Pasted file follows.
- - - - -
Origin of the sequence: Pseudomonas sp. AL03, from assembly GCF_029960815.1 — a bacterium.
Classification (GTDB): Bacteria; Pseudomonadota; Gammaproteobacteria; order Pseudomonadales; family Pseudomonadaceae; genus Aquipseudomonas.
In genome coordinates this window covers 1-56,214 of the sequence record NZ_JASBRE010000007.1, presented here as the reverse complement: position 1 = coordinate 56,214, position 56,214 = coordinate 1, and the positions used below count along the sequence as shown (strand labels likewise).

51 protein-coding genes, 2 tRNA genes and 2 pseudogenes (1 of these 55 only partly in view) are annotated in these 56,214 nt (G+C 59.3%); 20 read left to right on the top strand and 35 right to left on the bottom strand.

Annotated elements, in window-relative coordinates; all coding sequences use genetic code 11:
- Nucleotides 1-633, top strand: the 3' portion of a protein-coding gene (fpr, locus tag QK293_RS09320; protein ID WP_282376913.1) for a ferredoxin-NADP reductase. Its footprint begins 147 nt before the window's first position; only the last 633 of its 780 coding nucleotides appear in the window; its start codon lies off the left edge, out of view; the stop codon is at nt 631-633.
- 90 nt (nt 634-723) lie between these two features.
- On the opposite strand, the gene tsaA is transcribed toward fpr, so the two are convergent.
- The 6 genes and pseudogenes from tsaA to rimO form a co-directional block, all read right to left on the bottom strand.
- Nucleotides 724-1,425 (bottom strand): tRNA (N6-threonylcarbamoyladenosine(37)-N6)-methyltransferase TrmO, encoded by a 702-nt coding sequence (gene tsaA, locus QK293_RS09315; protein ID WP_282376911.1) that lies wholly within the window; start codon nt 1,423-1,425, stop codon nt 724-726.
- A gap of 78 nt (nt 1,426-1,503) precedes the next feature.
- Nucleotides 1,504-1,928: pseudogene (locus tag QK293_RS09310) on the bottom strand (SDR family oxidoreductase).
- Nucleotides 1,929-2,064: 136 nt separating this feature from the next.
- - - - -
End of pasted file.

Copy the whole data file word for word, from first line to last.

Origin of the sequence: Pseudomonas sp. AL03, from assembly GCF_029960815.1 — a bacterium.
Classification (GTDB): Bacteria; Pseudomonadota; Gammaproteobacteria; order Pseudomonadales; family Pseudomonadaceae; genus Aquipseudomonas.
In genome coordinates this window covers 1-56,214 of the sequence record NZ_JASBRE010000007.1, presented here as the reverse complement: position 1 = coordinate 56,214, position 56,214 = coordinate 1, and the positions used below count along the sequence as shown (strand labels likewise).

51 protein-coding genes, 2 tRNA genes and 2 pseudogenes (1 of these 55 only partly in view) are annotated in these 56,214 nt (G+C 59.3%); 20 read left to right on the top strand and 35 right to left on the bottom strand.

Annotated elements, in window-relative coordinates; all coding sequences use genetic code 11:
- Nucleotides 1-633, top strand: the 3' portion of a protein-coding gene (fpr, locus tag QK293_RS09320; protein ID WP_282376913.1) for a ferredoxin-NADP reductase. Its footprint begins 147 nt before the window's first position; only the last 633 of its 780 coding nucleotides appear in the window; its start codon lies off the left edge, out of view; the stop codon is at nt 631-633.
- 90 nt (nt 634-723) lie between these two features.
- On the opposite strand, the gene tsaA is transcribed toward fpr, so the two are convergent.
- The 6 genes and pseudogenes from tsaA to rimO form a co-directional block, all read right to left on the bottom strand.
- Nucleotides 724-1,425 (bottom strand): tRNA (N6-threonylcarbamoyladenosine(37)-N6)-methyltransferase TrmO, encoded by a 702-nt coding sequence (gene tsaA, locus QK293_RS09315; protein ID WP_282376911.1) that lies wholly within the window; start codon nt 1,423-1,425, stop codon nt 724-726.
- A gap of 78 nt (nt 1,426-1,503) precedes the next feature.
- Nucleotides 1,504-1,928: pseudogene (locus tag QK293_RS09310) on the bottom strand (SDR family oxidoreductase).
- Nucleotides 1,929-2,064: 136 nt separating this feature from the next.